Nvidia sturdies its Shield gaming handheld prior to release
Nvidia’s CEO showed an updated version of the company’s Shield portable gaming device at the Computex trade show Tuesday, and said it will start shipping the device later this month to customers who pre-ordered it.
It has the same basic design as the system unveiled at the International CES in January, with its 5-inch flip-out display, but Nvidia has worked on the controls and materials to make the device feel more solid, said CEO Jen-Hsun Huang.
“The basic architecture is the same. Some of the industrial design was enhanced, it feels more solid. You can really fight it, it feels very rigid,” he said.
Shield is based on Nvidia’s new Tegra 4 processor and runs the Android OS. It marks Nvidia’s entry into the portable gaming market, where it will have to compete with Nintendo and Sony, as well as with tablet and smartphone makers.
It’s a new business for Nvidia and the company is taking the introduction slowly in order to make sure it does it right, Huang said. It won’t sell the product internationally until it gets the sales and support model nailed down in the U.S.
Last month, Nvidia said Shield would be available for pre-order on May 20, priced at $349. The pre-orders have been “very limited,” Huang said, but he said it’s because Nvidia didn’t want to market Shield heavily until it knew it could manufacture and deliver it.
“Later this month we’ll go very broad” with the marketing, he said. The company will start to ship the device to customers who preordered it at around the same time.
Huang showed the updated Shield, which he said is the final production version, to a group of reporters in a meeting room away from the Computex show floor.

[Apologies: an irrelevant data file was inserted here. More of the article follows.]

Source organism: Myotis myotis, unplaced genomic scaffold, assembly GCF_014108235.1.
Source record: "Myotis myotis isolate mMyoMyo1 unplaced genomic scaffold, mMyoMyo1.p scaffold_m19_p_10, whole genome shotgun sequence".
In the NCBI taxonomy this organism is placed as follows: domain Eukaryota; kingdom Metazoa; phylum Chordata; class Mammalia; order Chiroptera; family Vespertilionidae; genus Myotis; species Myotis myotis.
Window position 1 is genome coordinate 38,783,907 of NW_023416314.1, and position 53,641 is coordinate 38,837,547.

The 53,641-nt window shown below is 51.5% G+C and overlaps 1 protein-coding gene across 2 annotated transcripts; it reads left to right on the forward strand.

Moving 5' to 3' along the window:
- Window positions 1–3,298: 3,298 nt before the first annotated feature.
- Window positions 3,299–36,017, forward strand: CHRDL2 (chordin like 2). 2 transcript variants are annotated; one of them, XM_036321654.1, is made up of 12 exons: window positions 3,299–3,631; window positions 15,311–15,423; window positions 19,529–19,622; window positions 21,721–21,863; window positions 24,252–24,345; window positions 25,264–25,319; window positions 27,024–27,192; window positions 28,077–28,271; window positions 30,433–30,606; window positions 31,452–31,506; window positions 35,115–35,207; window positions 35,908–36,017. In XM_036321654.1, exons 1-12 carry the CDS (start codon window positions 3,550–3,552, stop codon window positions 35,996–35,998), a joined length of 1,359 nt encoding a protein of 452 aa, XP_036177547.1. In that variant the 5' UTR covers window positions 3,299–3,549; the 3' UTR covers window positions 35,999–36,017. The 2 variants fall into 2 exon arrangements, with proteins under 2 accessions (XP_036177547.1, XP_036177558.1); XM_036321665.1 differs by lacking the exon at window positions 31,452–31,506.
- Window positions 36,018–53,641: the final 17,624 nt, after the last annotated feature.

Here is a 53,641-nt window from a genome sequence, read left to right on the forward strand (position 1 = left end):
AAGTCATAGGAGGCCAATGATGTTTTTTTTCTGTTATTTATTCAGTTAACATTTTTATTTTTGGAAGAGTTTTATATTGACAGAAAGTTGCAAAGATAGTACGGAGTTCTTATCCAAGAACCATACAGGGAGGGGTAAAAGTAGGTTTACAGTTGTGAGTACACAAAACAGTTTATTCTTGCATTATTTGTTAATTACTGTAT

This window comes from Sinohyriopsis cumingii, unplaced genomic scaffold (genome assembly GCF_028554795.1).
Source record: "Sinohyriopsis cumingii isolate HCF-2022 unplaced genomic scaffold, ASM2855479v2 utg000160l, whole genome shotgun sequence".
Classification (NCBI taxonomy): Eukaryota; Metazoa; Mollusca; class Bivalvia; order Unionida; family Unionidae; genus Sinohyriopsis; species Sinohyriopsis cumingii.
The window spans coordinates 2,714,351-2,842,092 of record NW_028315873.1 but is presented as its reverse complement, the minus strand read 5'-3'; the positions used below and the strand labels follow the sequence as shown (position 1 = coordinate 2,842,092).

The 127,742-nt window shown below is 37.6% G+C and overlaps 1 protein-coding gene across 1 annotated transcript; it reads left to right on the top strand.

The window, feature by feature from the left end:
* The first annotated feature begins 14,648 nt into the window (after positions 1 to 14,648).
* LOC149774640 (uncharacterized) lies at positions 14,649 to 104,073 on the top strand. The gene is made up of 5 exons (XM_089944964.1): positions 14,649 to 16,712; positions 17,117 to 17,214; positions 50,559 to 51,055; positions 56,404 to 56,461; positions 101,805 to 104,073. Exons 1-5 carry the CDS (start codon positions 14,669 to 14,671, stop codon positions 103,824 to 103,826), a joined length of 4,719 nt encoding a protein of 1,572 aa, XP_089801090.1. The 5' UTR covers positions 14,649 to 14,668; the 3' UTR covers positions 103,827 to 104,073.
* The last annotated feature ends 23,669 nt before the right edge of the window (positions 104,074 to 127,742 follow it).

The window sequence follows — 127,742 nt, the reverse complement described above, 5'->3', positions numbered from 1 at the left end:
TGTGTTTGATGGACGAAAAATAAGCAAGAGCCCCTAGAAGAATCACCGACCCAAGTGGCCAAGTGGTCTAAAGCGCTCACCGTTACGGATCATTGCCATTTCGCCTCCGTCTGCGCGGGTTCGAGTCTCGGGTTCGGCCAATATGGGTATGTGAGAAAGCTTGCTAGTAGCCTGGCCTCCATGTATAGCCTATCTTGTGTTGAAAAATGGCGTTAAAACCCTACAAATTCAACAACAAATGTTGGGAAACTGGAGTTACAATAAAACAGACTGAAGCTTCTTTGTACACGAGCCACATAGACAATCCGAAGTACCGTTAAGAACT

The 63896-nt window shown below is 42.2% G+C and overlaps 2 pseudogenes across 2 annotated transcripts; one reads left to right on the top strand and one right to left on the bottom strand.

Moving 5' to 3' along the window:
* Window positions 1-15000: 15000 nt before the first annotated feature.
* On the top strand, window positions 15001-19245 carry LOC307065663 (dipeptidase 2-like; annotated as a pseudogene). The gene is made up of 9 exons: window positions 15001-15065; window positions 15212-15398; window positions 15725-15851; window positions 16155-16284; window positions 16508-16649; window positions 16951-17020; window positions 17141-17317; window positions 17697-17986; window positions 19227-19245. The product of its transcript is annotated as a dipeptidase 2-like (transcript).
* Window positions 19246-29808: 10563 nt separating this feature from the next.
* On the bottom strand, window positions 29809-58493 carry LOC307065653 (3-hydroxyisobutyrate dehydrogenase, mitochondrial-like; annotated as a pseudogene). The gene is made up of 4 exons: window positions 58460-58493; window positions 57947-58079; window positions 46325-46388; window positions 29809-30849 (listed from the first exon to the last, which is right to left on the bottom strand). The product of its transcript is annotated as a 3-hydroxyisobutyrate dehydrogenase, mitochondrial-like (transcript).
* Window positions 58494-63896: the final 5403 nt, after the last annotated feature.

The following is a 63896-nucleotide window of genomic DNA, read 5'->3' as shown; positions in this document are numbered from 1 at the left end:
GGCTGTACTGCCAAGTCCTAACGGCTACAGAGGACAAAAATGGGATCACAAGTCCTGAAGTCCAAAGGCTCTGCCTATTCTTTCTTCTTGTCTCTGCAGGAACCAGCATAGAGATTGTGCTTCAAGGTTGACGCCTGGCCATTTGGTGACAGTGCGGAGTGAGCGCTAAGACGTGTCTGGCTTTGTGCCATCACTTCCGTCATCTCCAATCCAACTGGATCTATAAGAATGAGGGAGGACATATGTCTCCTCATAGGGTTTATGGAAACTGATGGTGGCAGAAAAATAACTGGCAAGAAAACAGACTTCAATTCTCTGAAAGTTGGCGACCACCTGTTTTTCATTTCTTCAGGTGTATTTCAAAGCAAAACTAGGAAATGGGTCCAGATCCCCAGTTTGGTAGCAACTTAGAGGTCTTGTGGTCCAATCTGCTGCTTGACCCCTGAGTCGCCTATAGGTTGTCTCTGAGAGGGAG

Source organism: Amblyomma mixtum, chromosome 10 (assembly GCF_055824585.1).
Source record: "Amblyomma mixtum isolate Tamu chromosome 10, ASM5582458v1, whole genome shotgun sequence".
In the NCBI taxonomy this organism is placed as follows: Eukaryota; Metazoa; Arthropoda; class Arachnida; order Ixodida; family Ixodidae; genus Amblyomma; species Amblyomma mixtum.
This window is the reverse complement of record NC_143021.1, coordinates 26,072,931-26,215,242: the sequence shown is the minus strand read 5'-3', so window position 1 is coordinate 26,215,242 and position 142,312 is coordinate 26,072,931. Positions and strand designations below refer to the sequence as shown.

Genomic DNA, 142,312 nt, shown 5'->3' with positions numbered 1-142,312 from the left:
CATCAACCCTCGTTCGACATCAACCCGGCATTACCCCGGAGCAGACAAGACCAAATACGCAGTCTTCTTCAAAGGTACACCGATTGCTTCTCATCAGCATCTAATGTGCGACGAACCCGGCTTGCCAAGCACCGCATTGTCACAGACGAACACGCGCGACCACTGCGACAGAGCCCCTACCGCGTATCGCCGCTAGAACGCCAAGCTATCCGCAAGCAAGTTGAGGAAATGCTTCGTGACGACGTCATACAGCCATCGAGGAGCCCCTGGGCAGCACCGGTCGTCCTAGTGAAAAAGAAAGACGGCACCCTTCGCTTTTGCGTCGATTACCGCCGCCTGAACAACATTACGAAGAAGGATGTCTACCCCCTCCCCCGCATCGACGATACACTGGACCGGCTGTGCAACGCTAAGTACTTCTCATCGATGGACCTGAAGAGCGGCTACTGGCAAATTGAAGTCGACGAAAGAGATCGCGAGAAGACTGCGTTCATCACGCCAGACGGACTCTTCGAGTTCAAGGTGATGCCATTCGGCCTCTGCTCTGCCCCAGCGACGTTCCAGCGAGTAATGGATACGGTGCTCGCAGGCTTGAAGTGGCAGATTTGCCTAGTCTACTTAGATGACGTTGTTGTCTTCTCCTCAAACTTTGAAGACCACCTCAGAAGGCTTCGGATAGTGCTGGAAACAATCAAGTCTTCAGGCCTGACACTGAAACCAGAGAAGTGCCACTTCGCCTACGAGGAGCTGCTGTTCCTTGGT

Separately, he demonstrated a prototype system that lets gamers stream games from a top-end gaming PC to a TV somewhere else in the house.
He showed a state of the art game running on a PC with Nvidia’s new GeForce GTX 780 graphics card. A TV wouldn’t have the GPU power to render such a game, but still people might want to play the game on a screen in another room in the house.
The technology he showed converts the game into an H.264 video stream and transmits it via Wi-Fi from the PC to the other room, where a separate, standalone Tegra device decodes the video so that the game can be played on the TV.
“The remote graphics needs to be very fast and the latency very low. There needs to be a software receiver that’s also very low latency, managing the quality of service between the PC and the TV,” Huang said.
In the demonstration here, the game looked to be playing smoothly on the TV, just like it did on the PC across the room where it was being streamed from.
A player could save the game on the TV, then pick it up in the same spot on their PC or on a Shield device, he said.
It was only a demonstration, and Huang didn’t say when the remote streaming system might be offered in product form.
Nvidia has also worked with Valve, the company that operates the Steam games store, to make it work better on portable devices, he said.
It’s all part of a plan to usher in the “multi screen world,” according to Huang. With an application processor, Android and the cloud, all screens—be they TVs, laptops or the display in the back of a car—will be able to play video games, music and movies, he said.
“You’re life is pretty much in the cloud now, so any display with an application processor and Android suddenly becomes very useful,” he said.